Wednesday, September 17, 2014

Boyhood / **** (R)

Mason: Ellar Coltrane
Mom: Patricia Arquette
Dad: Ethan Hawke
Samantha: Lorelei Linklater

IFC Films presents a film written and directed by Richard Linklater. Running time: 165 min. Rated R (for language including sexual references, and for teen drug and alcohol use).

“It’s like the moment is always right now.”
                                                            —Mason, “Boyhood”.

Mason is the central figure in the boldest movie ever made by independent filmmaker Richard Linklater, “Boyhood”. Those are the last words spoken in the movie. They at once encapsulate the meaning behind the entire movie and the fact that there is nothing conventional about any movie that takes twelve years to film, depicting the childhood of a boy from age 6 to age 18. Mason speaks the words and they kind of peeter off toward the end of his sentence because he and the audience recognize the rather pathetic attempt at depth he is making, and yet as a line in this movie in particular, his thought is rather profound.

What you’ve heard about this movie is that it took 12 years to film. It was made with one set of cast members during glimpses into their characters’ lives each year over the course of twelve. You don’t have a child actor playing Mason at the age of 6, another playing him at the age of twelve and finally a different one playing him on the cusp of adulthood. Ellar Coltrane gets the opportunity here more experienced actors might dream of—to return to a role year after year, never repeating what has come before, ever adding to his mastery of it. He handles it like a master at that, proving the ever-fast rule that children have a natural propensity toward acting, not having had the chance to build the walls against this natural ability that adults have done.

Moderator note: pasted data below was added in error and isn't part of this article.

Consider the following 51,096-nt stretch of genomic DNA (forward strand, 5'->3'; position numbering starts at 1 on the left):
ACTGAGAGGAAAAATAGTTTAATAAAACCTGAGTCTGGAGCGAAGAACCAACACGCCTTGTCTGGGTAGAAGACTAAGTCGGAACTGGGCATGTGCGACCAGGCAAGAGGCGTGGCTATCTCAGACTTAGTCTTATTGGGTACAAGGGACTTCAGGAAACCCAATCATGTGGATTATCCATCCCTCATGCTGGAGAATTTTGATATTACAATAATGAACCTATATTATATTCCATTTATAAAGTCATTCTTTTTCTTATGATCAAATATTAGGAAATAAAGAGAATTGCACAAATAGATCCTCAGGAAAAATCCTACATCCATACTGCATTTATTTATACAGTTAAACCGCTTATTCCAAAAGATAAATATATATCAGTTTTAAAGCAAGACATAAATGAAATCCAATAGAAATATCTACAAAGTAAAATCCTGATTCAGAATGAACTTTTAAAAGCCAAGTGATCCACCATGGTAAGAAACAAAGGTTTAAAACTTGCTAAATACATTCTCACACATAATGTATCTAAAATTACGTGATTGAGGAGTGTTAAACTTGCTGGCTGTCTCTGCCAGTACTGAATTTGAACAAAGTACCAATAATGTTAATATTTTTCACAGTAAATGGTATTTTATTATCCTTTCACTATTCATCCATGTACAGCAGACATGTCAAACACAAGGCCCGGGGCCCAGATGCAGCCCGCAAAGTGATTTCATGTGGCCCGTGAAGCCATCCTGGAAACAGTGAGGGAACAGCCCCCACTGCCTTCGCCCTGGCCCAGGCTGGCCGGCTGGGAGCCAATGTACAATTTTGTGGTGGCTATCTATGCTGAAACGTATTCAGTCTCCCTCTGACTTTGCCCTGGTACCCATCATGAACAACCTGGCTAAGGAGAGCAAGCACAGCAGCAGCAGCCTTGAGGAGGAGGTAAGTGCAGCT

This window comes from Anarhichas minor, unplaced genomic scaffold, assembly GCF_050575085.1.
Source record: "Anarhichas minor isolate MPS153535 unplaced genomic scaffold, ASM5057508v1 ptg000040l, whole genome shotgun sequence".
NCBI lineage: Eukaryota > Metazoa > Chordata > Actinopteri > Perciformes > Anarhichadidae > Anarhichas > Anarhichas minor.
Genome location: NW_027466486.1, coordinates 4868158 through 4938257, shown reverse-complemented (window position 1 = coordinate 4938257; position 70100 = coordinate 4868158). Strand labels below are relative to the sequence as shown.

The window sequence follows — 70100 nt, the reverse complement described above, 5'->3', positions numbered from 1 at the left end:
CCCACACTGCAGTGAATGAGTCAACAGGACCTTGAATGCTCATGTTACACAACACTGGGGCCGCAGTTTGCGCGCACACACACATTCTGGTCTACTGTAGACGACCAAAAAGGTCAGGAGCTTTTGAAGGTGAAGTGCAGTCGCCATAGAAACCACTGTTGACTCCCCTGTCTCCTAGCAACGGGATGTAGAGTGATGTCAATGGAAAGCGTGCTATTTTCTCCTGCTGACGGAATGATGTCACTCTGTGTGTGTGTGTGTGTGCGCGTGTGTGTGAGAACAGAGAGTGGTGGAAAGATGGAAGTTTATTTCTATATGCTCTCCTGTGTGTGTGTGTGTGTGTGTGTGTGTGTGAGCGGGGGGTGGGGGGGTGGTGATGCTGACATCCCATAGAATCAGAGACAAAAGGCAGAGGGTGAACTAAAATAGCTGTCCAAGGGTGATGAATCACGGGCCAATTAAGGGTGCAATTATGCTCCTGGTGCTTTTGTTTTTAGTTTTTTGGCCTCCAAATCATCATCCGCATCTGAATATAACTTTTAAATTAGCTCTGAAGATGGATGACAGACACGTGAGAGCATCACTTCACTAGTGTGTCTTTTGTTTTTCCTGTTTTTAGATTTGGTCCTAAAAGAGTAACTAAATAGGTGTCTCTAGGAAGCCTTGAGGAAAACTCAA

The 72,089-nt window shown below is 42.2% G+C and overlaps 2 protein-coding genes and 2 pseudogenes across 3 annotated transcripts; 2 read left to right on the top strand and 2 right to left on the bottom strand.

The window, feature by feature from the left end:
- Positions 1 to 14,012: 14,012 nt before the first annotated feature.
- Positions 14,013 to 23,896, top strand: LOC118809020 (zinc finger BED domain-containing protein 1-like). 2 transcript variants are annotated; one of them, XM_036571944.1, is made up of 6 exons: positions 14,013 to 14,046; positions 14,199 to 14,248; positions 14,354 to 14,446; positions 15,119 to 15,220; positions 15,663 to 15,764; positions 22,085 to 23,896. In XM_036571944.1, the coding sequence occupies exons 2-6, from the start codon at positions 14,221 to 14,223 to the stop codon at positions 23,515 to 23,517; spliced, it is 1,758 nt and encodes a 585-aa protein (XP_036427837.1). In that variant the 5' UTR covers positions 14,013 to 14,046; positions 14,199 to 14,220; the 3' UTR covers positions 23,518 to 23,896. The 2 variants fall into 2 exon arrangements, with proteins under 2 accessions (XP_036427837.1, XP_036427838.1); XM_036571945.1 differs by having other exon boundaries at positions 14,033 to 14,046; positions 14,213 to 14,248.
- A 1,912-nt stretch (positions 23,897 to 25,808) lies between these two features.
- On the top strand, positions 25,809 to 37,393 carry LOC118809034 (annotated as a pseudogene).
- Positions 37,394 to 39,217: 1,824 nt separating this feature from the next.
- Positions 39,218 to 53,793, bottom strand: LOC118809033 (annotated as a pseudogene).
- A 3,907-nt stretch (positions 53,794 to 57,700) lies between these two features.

Ethan Hawke and Patricia Arquette play the boy’s parents. We don’t have to endure them in terrible wigs designed to make them look younger in the early scenes, or with age make up, or even worse not looking any older at all for the later scenes. We watch these people age as the movie goes along. There is also a slightly older sister played by Linklater’s real life daughter, who also journeys from a little girl holding on to the last of her baby fat to blossom as a beautiful young adult during the course of the film.

Seeing these characters age with their characters, rather than battling against their character’s lack of an aging process, goes a ways toward convincing the audience that filming a story over such a long period of time is more than a mere gimmick. The rest of whatever knowledge you bring into this film is washed away by the fact that Linklater’s approach to the story is utterly lacking in gimmicks and typical Hollywood emotional manipulation and plotting techniques. To be sure, this is a fictionalized story. This is not some sort of documentary following this family over the course of a twelve-year period. It is a structured drama that has build ups and pay offs. It doesn’t wander or meander on what it is to exist or grow or develop in modern America, and yet it observes those things. There are moments that it highlights. There are points to be made. And yet, at the center of it all there is simply a boy growing into manhood in a way you’ve never seen before unless you’ve actually witnessed it in your own children or a child to which you are close.

Mason’s parents are divorced as the movie begins. The split is fairly fresh at this point and Arquette is adept at bottling the tension she feels about the situation just below the surface of the scenes. She cares deeply for her children and her relationship with her husband threatens to destroy their world. She shows us how hard good parents work to make sure that doesn’t happen even when they are part of the situation that creates it.